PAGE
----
Moss Ntlha: TEASA (The Evangelical Alliance of South Africa)

In coalition with:
Peter Tarantal: WENSA (World Evangelisation Network of South Africa)
Michael Cassidy (Chairman) and Naomi Boshoff (Exec Coordinator) NIRSA (National Initiative for Reformation of South Africa)

The account for contributions is:
Account name: TEASA
Bank: Standard Bank of SA
Branch: Johannesburg
Account Number: 20 200 3604
Branch Code: 000205
Swift Code:: SBZAZAJJ

Please send copy of EFT or fax or e-mail deposit slip to TEASA and clearly indicate it is for TEASA Zimbabwe Aid
Fax: 011 403-1077 (TEASA)

Thursday, December 04, 2008

Dr James Dobson has taught us a lesson

Dr James Dobson's organisation, Focus on the Family, has found fame and fortune the last few decades, for its strong strident stands on issues of amonst others, homosexuality, tough discipline for children, censure in media and recently, campaigns to protect Christian festivals, like Christmas. This once mighty organisation is however currently reeling under financial pressure and has been retrenching staff, some argue, precisely because of the financial support for amongst others, anti-gay campaigns and legislation, but also an erosion of credibility in the recent Us elections. Of course, we may still learn from them as we may learn from all ministries, faithgroups, lessons which we can apply in our lives. Let me add though: this is not (yet?) an epitaph for the ministry, as this season might even be the birth of something new.

Because of their tough and particular stand on matters of sexual ethics, Dobson also publically supported the Republican campaign. God was on their side, the winning side. He was therefor also adamantly opposed to the election of Barack Obama. In fact, in his recent 'Special Message', on their trying situation, in the context of his discussion of the current global financial crisis, he states,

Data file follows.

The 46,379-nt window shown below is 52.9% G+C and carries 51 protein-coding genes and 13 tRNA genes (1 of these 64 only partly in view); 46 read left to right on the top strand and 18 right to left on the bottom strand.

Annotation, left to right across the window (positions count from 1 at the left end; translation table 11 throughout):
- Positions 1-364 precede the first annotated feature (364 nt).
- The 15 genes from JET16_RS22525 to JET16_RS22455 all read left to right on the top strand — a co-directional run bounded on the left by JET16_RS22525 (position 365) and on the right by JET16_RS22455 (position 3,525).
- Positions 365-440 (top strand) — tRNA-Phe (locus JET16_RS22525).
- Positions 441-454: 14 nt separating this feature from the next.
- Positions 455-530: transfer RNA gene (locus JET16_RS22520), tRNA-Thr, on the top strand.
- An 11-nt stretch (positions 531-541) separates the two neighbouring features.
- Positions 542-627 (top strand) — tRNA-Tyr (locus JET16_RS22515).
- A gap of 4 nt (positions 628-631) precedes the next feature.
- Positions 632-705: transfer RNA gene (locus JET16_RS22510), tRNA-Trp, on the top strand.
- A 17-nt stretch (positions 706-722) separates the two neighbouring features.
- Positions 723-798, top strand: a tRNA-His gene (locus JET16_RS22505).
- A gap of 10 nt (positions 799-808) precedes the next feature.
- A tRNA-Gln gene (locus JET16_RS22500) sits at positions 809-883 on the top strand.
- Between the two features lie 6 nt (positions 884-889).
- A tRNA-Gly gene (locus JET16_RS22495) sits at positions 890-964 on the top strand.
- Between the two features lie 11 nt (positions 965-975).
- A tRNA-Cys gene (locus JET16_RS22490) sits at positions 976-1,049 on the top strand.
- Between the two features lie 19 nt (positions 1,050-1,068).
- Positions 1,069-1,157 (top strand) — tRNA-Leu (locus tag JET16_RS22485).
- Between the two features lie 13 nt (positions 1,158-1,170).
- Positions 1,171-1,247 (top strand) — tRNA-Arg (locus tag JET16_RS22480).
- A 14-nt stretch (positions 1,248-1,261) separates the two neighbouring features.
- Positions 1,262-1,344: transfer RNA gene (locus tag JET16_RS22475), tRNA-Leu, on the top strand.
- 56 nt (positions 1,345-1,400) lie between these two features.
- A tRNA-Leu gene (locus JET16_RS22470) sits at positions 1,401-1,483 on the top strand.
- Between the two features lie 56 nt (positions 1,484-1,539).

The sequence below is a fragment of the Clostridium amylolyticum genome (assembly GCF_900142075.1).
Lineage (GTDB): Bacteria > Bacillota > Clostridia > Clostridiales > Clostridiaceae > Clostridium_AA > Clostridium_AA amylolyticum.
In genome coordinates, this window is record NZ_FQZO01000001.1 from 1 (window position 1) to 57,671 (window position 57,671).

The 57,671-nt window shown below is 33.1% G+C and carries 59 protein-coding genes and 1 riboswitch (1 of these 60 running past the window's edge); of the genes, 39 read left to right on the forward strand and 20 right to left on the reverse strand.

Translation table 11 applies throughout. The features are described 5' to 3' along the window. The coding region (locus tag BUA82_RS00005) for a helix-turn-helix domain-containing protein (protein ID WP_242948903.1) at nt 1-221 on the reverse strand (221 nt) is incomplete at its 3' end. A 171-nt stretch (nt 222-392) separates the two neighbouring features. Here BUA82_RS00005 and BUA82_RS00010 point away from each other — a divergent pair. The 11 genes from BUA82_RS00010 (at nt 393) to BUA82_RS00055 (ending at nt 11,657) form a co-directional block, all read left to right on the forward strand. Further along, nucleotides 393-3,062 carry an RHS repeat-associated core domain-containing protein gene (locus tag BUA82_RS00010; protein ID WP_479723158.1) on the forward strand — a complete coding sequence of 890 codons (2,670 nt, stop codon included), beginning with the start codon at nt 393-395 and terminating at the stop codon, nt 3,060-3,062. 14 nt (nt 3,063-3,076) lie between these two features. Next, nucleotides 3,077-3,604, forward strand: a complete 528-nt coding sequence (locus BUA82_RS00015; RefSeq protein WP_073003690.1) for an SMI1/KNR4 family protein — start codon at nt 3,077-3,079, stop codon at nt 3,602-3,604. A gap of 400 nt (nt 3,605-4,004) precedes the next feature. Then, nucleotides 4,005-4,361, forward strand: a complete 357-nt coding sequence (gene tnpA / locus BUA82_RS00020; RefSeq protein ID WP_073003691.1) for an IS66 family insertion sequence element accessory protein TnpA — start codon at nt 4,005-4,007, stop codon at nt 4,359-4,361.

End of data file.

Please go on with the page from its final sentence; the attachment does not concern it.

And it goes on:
My point is that the American people have been poorly served by their leaders. Now we have elected a liberal President-elect who promises nearly $1.3 trillion in new spending, which he proposes to pay for by taxing five percent of the richest people. What a tragic joke.

Before the elections he actively campaigned against Obama. Amongst others, he released a 'Letter from 2012 in Obama's America', where he forecast doom for the US. In the words of Jim Wallis, from Sojourners, he
'apocalyptically depicts terrorist attacks in American cities, churches losing their tax exempt status for not allowing gay marriages, pornography pushed in front of our children, doctors and nurses forced to perform abortions, euthanasia as commonplace, inner-city crime gone wild because of lack of gun ownership, home schooling banned, restricted religious speech, liberal censorship shutting down conservative talk shows, Christian publishers forced out of business, Israel nuked, power blackouts because of environmental restrictions, brave Christian resisters jailed by a liberal Supreme court, and finally, good Christian families emigrating to Australia and New Zealand'.


Wallis, then on 31 October 2008, responded with indignation, that Dr Dobson owe America an apology:
In a time of utter political incivility, it shows the kind of negative Christian leadership that has become so embarrassing to so many of your fellow Christians in America. We are weary of this kind of Christian leadership, and that is why so many are forsaking the Religious Right in this election.


Well, Wallis was right and Dobson wrong. The US, and significantly Christians and members of various faith traditions, indeed walked away from this kind of demonizing. They voted for Obama. Further, Obama himself a confessing Christian, came out declaring that his public stance is being derived from his Christian faith. He might not share the same views as Dr Dobson or Rev Jeremiah Wright, or in their manner, but still, he also claims to be hearing God. Of course, he is human and might be wrong at some points and, God forbid, also yield to the temptation of power and money. Yes, he might also be found wanting in some areas; but for now, he seems to be the carrier of change, whilst the mighty fortresses of yesteryear, of a particular brand of Christianity, seems to be crumbling in the public arena. This development glaringly, shows how vulnerable we are, when churches and ministries, but also when we, as leaders, try to bind the conscience of people, try to play politician in the name of God, and inevitably 'otherfy' and demonise these others we created. This shows how vulnerable we are, when we are too close to the throne.